• A to your most important tasks
    • B for important (but not necessarily urgent)
    • C for perhaps
    • D for delegate
    • E for eliminating
  • The Pareto principle (80/20 rule), focuses on the handful of activities that produces the most results over time, this method requires a real vision but fewer commitments. It derives from the fact that in most cases 20% of any given causes produce 80% of the outcome. Consequently, 20% of your efforts will produce 80% of the results for you. I personally use this method myself to focus on results and outcomes instead of focusing on a very long list of to-dos.
  • Warren Buffett’s 2-list strategy. Jot down the 25 things you want to accomplish this week. Next, circle your top five and forget the rest.
  • Step 3

    Prepare your daily blueprint and task type.

    Start chronologically.

  • As an example: you have 10 small to medium (1 to 2 hours max) tasks to be done by Friday, schedule the first 2 for Monday, the next 2 tasks for Tuesday, the next 2 for Wednesday so on so forth... This is the perfect way to make sure you get it all done by Friday, and it is planned and ready to go.
  • Include all of your commitments and timely events for the week
  • For longer tasks, you can break them down in smaller chunks and plan for breathers in between
  • Finally, prepare for unexpected items and breaks too
  • My final advice is to plan your most challenging tasks when you have the most energy, and you are well-rested.
  • Step 4

    Block out your day/week

    Now you have done all of the prep work, and you have identified your priorities and time-bound commitments, here is how it looks like, in practice, this is my day blocked out, and it is usually the same for 5 days of the week, I have another schedule for weekends.

  • 4:00am to 4:30am: Social media work
  • 4:30 to 9:00am: content marketing (videos,blog posts…)
  • 9:00am to 09:30am: spiritual time
  • 9:30 to 10:00: customer support
  • 10:00am to 10:45am: workout/body care/shower
  • 10:45am to 11:30: breather and breakfast
  • 11:30 to 2:30 pm: design work
  • 2:30pm to 3:00pm: quick lunch
  • 3:00pm to 6:30pm: design work
  • 6:30pm to 8pm: MILE phase 2 (Ultimate goal P2: launch of the PGP club)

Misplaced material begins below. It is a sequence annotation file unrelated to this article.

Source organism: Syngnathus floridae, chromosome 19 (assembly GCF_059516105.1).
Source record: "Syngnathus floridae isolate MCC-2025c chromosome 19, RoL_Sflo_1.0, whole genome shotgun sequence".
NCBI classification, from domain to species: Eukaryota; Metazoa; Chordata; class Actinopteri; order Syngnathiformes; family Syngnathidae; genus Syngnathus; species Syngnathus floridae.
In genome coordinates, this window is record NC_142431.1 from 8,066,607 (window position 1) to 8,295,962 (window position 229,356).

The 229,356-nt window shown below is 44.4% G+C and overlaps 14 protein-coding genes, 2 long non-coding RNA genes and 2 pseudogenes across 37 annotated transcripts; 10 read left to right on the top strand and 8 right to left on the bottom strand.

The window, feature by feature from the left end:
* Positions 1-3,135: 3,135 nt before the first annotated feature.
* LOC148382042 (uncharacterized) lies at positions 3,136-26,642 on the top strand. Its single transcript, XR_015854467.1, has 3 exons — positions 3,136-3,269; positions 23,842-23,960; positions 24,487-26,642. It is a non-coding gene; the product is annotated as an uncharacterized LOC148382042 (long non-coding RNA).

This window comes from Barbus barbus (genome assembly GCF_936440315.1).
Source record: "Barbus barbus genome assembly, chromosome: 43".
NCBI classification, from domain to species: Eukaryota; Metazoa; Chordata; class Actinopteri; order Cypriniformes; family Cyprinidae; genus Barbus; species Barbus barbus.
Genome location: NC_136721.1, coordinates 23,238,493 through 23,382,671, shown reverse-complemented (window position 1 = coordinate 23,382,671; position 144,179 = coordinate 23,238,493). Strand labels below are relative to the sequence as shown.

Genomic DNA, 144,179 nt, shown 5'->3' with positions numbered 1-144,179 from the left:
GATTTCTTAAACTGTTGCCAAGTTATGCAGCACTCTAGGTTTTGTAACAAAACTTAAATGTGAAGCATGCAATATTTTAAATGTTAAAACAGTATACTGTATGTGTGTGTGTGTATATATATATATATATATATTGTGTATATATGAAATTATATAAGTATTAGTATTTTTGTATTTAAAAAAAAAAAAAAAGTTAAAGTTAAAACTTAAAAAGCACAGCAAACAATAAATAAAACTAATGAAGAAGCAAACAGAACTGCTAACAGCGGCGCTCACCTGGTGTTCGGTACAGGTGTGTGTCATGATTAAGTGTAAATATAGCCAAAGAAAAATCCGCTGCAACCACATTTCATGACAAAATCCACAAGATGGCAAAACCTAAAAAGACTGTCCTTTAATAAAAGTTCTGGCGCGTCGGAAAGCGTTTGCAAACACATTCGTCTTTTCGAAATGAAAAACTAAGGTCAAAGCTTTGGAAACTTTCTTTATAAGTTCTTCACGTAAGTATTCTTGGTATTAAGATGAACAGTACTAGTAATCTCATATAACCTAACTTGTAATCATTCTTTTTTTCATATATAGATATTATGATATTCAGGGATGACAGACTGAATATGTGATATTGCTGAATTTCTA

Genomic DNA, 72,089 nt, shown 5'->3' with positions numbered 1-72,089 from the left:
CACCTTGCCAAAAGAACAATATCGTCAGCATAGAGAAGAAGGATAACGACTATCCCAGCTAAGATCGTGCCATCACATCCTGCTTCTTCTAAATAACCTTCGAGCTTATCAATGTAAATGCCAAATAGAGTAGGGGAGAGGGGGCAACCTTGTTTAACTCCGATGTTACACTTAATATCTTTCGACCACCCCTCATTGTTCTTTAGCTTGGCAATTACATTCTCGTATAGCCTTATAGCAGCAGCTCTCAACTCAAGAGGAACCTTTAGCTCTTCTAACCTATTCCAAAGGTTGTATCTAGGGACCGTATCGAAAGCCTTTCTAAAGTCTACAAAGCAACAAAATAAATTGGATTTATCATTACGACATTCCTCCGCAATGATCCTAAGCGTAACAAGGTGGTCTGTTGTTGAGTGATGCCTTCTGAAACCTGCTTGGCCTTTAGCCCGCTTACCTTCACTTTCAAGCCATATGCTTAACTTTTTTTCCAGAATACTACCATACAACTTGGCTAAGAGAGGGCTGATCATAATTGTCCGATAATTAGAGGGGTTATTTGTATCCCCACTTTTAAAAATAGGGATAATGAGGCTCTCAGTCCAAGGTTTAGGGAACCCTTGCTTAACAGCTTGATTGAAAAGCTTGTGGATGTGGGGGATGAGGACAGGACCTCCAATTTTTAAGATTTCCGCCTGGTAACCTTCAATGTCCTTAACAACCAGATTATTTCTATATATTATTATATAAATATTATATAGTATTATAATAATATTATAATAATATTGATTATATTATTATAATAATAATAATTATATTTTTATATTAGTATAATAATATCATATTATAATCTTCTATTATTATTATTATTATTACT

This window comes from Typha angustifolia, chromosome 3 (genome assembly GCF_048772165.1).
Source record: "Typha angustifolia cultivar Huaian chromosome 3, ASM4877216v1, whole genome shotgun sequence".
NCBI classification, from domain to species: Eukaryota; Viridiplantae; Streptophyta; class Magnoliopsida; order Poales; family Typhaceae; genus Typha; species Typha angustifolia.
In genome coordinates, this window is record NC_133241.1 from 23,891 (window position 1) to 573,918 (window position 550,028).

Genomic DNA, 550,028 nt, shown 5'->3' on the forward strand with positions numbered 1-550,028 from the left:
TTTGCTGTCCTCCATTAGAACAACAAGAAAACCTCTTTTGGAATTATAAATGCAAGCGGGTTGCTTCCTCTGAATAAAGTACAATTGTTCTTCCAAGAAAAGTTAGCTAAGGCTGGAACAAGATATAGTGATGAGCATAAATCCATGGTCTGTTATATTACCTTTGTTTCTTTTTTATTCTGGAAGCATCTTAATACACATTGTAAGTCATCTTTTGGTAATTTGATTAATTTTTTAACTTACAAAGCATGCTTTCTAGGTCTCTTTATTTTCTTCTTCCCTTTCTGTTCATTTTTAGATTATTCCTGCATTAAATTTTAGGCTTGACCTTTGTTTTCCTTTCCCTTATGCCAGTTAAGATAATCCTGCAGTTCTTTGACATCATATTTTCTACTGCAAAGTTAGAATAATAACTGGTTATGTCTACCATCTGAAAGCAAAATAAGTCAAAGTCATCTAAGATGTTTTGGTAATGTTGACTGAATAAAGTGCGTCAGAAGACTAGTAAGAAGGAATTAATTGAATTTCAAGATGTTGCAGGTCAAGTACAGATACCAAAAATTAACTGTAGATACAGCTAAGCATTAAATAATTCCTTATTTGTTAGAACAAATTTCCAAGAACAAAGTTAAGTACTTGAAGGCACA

• 8pm to…: time with the family and dinner. 
  • This schedule is quite tight and works pretty well for me (even if I dream of the day when I can delegate some of the work lol) however you do not need to get obsessed to block out everything, just make it as flexible as possible for your needs and make it realistic too.

    Sometimes I would have to adjust my schedule and move entire blocks to fit my needs,  so it remains pretty flexible for me.
    I have the most energy in the morning, and I do not need much sleep to feel rested so this works for me.
    If I feel tired I will skip my social media in the morning and do it on weekends to catch up on the delay, or I take 5 mins time mini-slots to quickly post during the day (never more than 5 min though!)… I always make sure that I gain enough rest.

    The infographic  compares the daily time management of most people and highly productive individuals.

    Step 5

    Block’s transition and extra tips

    Make sure to also plan the transition from block to block. I work from home, so I do not have to count the commute to work or anything like that. You might have to.
    If it takes you more than 20 min to get to work and you take a coffee before work with your colleagues, then this time has to be included in your schedule to avoid disruptions in your plan.

    This framework is meant to be rigid in nature so that it forces you to commit. It is not for everyone, but you will find that the busier you get, the more you will feel the need for this kind of systematic approach, so stick to the plan you have outlined. Your productivity will really improve rapidly, and you will get measurable results.

    Turn off all noise and adust your environment. You might have to find a place at home to work, a room that is yours where people know not to disturb you, primarily when you work on your MILE phases.

    If you are working with a team of people make sure to let them know that from this time to this time you will be otherwise occupied, and you need some alone time, specify how long too so that people see when you are available again ….subtle way to say no.

    Don’t Be Intimidated… Just Get Started

    So now it is your turn to start time blocking and form this very healthy habit. It takes 60 days at least to develop this type of life-changing practice, but it is totally worth it, it will change your life!

    Most big thinkers and hyper proactive people like Elon Musk only uses this method to make our world a better place, we can all do it at our level and gain tranquillity of mind in the process!

    Make sure to check out this awesome template pack while you at it to get started with time blocking and get familiar with the method that we apply here at Progipad!
    Comment below or in the Facebook group, I really want to hear from you!


    Productivity guide, schedule, Time blocking